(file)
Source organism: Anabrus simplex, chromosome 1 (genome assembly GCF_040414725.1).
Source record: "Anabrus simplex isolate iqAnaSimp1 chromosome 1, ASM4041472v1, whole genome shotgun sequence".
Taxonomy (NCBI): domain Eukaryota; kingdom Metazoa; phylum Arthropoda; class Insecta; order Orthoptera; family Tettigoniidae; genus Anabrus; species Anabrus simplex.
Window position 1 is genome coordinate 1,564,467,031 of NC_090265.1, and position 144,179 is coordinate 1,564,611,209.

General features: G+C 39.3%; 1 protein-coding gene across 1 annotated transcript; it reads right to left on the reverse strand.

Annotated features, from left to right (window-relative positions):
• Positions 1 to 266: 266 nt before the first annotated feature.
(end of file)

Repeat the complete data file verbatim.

Source organism: Anabrus simplex, chromosome 1 (genome assembly GCF_040414725.1).
Source record: "Anabrus simplex isolate iqAnaSimp1 chromosome 1, ASM4041472v1, whole genome shotgun sequence".
Taxonomy (NCBI): domain Eukaryota; kingdom Metazoa; phylum Arthropoda; class Insecta; order Orthoptera; family Tettigoniidae; genus Anabrus; species Anabrus simplex.
Window position 1 is genome coordinate 1,564,467,031 of NC_090265.1, and position 144,179 is coordinate 1,564,611,209.

General features: G+C 39.3%; 1 protein-coding gene across 1 annotated transcript; it reads right to left on the reverse strand.

Annotated features, from left to right (window-relative positions):
• Positions 1 to 266: 266 nt before the first annotated feature.